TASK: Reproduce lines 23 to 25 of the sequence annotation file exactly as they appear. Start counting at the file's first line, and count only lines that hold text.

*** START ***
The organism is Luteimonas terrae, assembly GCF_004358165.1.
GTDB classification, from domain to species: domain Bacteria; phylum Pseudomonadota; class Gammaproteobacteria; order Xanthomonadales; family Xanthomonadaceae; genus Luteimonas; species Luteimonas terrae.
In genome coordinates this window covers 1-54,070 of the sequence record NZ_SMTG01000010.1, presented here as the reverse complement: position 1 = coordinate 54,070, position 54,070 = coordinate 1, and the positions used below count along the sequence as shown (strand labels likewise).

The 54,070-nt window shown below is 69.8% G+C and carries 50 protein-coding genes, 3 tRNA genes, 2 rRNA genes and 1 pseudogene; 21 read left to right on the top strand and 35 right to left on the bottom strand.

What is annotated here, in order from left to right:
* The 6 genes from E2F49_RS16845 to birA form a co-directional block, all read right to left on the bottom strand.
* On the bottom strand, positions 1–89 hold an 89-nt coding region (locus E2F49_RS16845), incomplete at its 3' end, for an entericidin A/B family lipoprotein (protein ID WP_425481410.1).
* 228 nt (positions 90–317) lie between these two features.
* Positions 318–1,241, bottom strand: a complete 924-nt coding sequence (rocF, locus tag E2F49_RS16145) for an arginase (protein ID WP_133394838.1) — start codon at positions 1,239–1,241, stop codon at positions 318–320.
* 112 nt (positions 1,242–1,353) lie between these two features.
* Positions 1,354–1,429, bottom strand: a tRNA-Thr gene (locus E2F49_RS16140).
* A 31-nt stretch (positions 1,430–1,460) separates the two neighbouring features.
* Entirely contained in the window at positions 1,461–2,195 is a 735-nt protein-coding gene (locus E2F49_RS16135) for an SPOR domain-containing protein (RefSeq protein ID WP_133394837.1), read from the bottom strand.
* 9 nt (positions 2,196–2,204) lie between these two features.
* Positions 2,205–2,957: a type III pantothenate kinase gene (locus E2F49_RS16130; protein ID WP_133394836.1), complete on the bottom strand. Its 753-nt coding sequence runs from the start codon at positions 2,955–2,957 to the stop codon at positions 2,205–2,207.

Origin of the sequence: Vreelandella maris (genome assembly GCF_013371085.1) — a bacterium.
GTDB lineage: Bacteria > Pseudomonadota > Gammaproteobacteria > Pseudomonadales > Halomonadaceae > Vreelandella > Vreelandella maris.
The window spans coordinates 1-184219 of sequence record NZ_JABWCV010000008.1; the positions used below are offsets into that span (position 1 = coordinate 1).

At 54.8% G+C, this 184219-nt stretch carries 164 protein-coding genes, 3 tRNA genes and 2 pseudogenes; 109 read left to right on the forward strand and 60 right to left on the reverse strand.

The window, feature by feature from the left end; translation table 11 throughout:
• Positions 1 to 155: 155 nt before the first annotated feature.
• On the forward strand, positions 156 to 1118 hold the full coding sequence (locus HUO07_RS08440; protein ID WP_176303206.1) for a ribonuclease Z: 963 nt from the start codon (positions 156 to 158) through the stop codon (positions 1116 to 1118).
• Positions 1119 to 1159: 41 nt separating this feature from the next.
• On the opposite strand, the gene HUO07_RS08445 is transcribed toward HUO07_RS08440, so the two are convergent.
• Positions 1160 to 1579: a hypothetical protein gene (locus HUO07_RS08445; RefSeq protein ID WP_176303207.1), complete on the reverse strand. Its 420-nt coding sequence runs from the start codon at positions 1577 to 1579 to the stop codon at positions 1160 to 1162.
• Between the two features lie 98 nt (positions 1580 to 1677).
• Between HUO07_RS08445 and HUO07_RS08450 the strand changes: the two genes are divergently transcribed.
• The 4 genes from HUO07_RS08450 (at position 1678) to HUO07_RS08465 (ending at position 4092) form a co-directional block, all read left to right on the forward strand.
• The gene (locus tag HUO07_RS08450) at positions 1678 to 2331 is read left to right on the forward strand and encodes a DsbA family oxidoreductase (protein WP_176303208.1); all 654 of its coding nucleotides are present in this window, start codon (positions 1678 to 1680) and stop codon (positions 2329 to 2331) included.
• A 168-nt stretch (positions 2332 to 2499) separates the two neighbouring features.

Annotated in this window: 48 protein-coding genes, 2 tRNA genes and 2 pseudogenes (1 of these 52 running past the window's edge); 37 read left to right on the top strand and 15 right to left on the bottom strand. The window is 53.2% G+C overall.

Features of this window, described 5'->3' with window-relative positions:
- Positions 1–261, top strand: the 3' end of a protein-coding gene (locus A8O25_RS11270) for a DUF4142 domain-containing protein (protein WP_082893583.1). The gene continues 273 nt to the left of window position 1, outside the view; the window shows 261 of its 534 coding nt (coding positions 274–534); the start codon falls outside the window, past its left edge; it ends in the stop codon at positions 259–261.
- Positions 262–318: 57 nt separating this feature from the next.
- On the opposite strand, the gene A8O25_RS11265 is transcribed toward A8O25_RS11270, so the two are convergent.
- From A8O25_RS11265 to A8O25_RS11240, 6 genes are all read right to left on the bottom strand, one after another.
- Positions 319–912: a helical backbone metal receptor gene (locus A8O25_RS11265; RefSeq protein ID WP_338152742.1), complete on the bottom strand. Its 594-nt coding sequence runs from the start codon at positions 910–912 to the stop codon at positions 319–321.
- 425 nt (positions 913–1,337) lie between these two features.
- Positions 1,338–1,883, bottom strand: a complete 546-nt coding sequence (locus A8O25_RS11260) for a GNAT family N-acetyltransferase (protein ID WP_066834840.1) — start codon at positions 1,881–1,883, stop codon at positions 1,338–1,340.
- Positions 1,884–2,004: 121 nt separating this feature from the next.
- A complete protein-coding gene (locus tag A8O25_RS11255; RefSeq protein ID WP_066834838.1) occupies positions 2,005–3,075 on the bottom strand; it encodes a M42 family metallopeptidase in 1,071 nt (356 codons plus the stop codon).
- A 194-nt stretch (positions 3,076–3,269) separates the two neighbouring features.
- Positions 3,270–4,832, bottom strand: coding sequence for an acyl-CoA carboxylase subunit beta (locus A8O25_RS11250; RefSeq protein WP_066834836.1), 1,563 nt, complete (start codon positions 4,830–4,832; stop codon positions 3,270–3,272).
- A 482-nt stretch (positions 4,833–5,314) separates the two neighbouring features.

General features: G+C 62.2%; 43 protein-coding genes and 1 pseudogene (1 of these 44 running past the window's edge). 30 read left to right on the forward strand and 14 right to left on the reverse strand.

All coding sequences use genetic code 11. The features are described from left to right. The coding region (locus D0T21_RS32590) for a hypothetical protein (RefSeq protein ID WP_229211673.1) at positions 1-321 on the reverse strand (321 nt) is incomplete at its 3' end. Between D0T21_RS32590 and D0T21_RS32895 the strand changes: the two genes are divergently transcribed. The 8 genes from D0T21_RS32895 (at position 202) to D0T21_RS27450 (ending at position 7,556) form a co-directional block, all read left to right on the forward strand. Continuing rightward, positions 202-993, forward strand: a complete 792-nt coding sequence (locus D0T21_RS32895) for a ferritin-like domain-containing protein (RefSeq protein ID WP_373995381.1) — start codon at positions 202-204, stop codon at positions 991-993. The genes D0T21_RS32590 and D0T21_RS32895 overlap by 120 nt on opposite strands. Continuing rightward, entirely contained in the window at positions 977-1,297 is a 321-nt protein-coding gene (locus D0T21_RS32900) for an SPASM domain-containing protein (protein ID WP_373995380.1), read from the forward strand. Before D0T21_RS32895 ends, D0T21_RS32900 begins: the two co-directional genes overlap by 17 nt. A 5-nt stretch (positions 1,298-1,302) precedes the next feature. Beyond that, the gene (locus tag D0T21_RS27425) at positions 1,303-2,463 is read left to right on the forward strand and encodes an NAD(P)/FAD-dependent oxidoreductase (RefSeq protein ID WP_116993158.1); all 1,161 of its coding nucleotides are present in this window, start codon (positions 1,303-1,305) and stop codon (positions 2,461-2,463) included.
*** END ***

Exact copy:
• Positions 1119 to 1159: 41 nt separating this feature from the next.
• On the opposite strand, the gene HUO07_RS08445 is transcribed toward HUO07_RS08440, so the two are convergent.
• Positions 1160 to 1579: a hypothetical protein gene (locus HUO07_RS08445; RefSeq protein ID WP_176303207.1), complete on the reverse strand. Its 420-nt coding sequence runs from the start codon at positions 1577 to 1579 to the stop codon at positions 1160 to 1162.